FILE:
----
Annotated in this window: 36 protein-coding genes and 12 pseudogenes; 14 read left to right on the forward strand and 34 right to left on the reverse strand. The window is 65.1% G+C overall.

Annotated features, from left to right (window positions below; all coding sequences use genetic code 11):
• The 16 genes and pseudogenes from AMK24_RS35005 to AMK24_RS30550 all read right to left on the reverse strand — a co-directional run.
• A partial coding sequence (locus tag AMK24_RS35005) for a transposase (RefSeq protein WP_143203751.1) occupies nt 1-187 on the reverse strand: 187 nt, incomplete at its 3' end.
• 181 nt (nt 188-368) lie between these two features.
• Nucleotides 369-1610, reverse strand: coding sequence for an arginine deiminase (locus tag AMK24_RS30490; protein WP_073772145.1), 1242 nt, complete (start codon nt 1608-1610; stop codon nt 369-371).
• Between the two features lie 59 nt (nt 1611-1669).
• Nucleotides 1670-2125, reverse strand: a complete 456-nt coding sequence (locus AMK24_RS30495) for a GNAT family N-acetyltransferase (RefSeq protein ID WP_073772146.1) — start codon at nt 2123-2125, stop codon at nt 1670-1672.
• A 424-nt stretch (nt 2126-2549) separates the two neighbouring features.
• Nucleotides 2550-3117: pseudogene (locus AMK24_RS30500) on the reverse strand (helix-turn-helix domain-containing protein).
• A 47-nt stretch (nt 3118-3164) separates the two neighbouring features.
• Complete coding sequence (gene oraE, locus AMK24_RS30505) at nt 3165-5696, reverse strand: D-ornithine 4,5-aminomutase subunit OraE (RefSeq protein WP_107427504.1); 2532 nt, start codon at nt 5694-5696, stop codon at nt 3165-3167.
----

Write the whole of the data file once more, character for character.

Annotated in this window: 36 protein-coding genes and 12 pseudogenes; 14 read left to right on the forward strand and 34 right to left on the reverse strand. The window is 65.1% G+C overall.

Annotated features, from left to right (window positions below; all coding sequences use genetic code 11):
• The 16 genes and pseudogenes from AMK24_RS35005 to AMK24_RS30550 all read right to left on the reverse strand — a co-directional run.
• A partial coding sequence (locus tag AMK24_RS35005) for a transposase (RefSeq protein WP_143203751.1) occupies nt 1-187 on the reverse strand: 187 nt, incomplete at its 3' end.
• 181 nt (nt 188-368) lie between these two features.
• Nucleotides 369-1610, reverse strand: coding sequence for an arginine deiminase (locus tag AMK24_RS30490; protein WP_073772145.1), 1242 nt, complete (start codon nt 1608-1610; stop codon nt 369-371).
• Between the two features lie 59 nt (nt 1611-1669).
• Nucleotides 1670-2125, reverse strand: a complete 456-nt coding sequence (locus AMK24_RS30495) for a GNAT family N-acetyltransferase (RefSeq protein ID WP_073772146.1) — start codon at nt 2123-2125, stop codon at nt 1670-1672.
• A 424-nt stretch (nt 2126-2549) separates the two neighbouring features.
• Nucleotides 2550-3117: pseudogene (locus AMK24_RS30500) on the reverse strand (helix-turn-helix domain-containing protein).
• A 47-nt stretch (nt 3118-3164) separates the two neighbouring features.
• Complete coding sequence (gene oraE, locus AMK24_RS30505) at nt 3165-5696, reverse strand: D-ornithine 4,5-aminomutase subunit OraE (RefSeq protein WP_107427504.1); 2532 nt, start codon at nt 5694-5696, stop codon at nt 3165-3167.